Did you know that both adultery and homosexuality were punishable offenses in the US a few decades ago and adultery is still so in some states as shown by this Wikipedia article? As for India, there are some archaic laws regarding adultery dating back to the Victorian era probably because no one bothered to amend the Constitution or penal code. Thanks to the efforts of India's progressive citizens and the judiciary, some of them have been repealed, for example, the law against homosexual acts was repealed in 2009.
True, there are stray incidents in the US such as violence against gays. The Mathew Shepard story is one such example. Sometimes, gay teens still get bullied in school and this has led to some tragic suicides.
For all its liberties, America has a right wing, too. 
Women who sleep around are still called 'sluts' and 'whores'. The right wing radio pundit, Rush Limbaugh, got into a lot of hot water after he referred to women using contraceptives as 'sluts'.
And, when strip clubs were opened in some parts of America, there was opposition from the more traditional populace. Today, the grounds for opposition are less clothed in morality and more related to matters such as fears of a higher crime rate as seen here and here.
The difference, though, is that in America, you just can't break the law and get away with it. You will get prosecuted within a reasonable time frame. If citizens do not agree with a law, they campaign against it and work to overturn it.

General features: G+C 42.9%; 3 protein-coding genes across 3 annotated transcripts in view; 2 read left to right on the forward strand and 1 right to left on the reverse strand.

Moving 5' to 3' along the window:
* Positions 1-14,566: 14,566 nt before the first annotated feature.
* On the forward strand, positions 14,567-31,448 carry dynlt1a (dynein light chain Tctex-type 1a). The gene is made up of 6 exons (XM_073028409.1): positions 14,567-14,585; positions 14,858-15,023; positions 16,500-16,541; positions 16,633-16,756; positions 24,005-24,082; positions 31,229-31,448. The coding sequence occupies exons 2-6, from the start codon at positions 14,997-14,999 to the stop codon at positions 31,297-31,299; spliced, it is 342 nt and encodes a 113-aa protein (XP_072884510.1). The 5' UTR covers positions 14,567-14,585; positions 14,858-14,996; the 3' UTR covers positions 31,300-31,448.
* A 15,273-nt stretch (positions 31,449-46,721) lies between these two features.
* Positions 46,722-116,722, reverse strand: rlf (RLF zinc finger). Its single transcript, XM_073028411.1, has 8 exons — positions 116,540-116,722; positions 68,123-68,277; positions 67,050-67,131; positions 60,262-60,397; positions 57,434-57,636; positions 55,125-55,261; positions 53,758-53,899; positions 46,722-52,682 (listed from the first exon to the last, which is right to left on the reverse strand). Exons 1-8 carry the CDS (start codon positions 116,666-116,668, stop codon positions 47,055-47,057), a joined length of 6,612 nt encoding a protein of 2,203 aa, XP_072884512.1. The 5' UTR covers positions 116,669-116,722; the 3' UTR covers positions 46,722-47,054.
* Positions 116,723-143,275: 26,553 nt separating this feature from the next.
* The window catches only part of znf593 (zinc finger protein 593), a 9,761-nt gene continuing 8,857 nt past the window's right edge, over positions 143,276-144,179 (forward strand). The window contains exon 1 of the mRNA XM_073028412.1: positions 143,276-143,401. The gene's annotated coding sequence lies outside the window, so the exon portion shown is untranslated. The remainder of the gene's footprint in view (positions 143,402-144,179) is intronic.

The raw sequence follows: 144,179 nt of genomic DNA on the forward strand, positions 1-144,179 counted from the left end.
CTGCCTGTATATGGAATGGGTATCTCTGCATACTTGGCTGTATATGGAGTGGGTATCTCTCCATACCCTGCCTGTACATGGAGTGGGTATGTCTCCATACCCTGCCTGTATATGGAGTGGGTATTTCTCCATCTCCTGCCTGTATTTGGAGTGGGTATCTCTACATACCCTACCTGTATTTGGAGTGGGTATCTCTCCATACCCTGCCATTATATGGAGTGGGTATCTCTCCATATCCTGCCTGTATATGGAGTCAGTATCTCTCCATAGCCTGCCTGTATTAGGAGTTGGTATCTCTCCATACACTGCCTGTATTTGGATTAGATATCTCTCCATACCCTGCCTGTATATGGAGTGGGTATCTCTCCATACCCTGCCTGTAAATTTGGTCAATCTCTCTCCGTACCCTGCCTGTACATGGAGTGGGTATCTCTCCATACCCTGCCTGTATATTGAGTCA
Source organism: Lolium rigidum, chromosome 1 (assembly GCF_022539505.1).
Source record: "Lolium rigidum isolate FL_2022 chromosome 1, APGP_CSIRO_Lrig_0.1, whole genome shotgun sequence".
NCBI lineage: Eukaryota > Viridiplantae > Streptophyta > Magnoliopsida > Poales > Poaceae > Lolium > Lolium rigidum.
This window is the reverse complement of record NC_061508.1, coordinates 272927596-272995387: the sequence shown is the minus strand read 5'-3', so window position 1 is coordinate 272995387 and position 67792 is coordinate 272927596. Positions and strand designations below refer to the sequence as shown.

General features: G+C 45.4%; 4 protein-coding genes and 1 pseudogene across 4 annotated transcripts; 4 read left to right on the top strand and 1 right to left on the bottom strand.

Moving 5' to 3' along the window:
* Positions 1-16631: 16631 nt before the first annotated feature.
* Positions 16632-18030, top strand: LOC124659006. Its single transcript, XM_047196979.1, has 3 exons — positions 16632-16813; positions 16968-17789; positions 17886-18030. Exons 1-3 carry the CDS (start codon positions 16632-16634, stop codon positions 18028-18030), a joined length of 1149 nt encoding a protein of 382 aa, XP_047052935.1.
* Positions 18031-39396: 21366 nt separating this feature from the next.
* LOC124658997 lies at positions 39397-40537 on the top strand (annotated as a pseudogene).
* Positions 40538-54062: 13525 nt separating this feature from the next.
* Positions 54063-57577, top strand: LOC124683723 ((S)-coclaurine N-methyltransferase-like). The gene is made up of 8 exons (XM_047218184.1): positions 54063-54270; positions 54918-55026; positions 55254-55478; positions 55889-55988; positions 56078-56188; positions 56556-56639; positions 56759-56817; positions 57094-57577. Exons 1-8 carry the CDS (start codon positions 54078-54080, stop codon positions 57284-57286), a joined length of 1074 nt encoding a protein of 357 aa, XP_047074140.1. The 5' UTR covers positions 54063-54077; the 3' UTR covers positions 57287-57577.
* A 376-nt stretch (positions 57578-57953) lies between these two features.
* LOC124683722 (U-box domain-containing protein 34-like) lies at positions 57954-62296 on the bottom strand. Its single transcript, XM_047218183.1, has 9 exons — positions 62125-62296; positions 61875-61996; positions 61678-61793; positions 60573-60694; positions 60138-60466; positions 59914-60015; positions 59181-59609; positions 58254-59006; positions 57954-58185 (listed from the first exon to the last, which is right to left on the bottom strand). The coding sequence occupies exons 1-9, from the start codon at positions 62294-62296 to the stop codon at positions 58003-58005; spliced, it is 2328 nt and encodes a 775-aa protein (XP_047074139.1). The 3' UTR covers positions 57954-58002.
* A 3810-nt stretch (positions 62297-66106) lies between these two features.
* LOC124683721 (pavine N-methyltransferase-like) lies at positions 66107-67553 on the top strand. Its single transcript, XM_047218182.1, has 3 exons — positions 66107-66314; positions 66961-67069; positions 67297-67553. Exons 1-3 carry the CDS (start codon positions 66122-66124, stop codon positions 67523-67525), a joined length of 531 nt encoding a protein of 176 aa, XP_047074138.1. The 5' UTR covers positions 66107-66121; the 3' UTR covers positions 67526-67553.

Secondly, you can say what you want. The left and the right wing make all sorts of comments but no one can haul you to court because everyone accepts that free speech is sacred. You can yap all you please, but if other people stop talking to you after that, it is your problem.
What I truly admire about the American people is that everyone here is left in peace to live their lives as long as they are not breaking the law. 
Compare that to India where we have a gem of a Constitution and probably most if not all the liberties enshrined in the US Constitution (archaic laws related to homosexuality and adultery were/are still unfortunately on the books passed down from the days of the British Empire) BUT in practice, any political party can run amok.
The main difference between India and the US is not the spirit of the law, rather, its implementation.
Over the last few decades, we had right wing parties such as the RSS and Shiv Sena and their affiliates or emulators telling girls they should not wear jeans and go to night clubs, sometimes physically obstructing business establishments, without any regard for individual rights. 
What is even more depressing is that many Indians actually support such actions in the name of defending Indian 'culture'. Culture can never be forced down anyone's throat and democracy can never mature and progress without individual liberty. Most importantly, cultures change, they evolve.
What such parties do not understand is that Indians living abroad maintain their culture and traditions very well. For example, many of us wear cute tops, jeans and skirts and occasionally go to clubs here but also celebrate Navratri and Diwali and wear salwar kameezes and bindis and host Indian dinner parties complete with samosas, gajar ka halwa and medu wadas. Heck, there are Indian associations for various linguistic groups such as Tamil Mandrams, Malayali Samajams and Maharashtrian ones.
Some Indians actively participate in classical music recitals and Bharatnatyam performances, too. Indian maestros tour the US and other countries, attracting a loyal fan following.
The sheer ease of daily life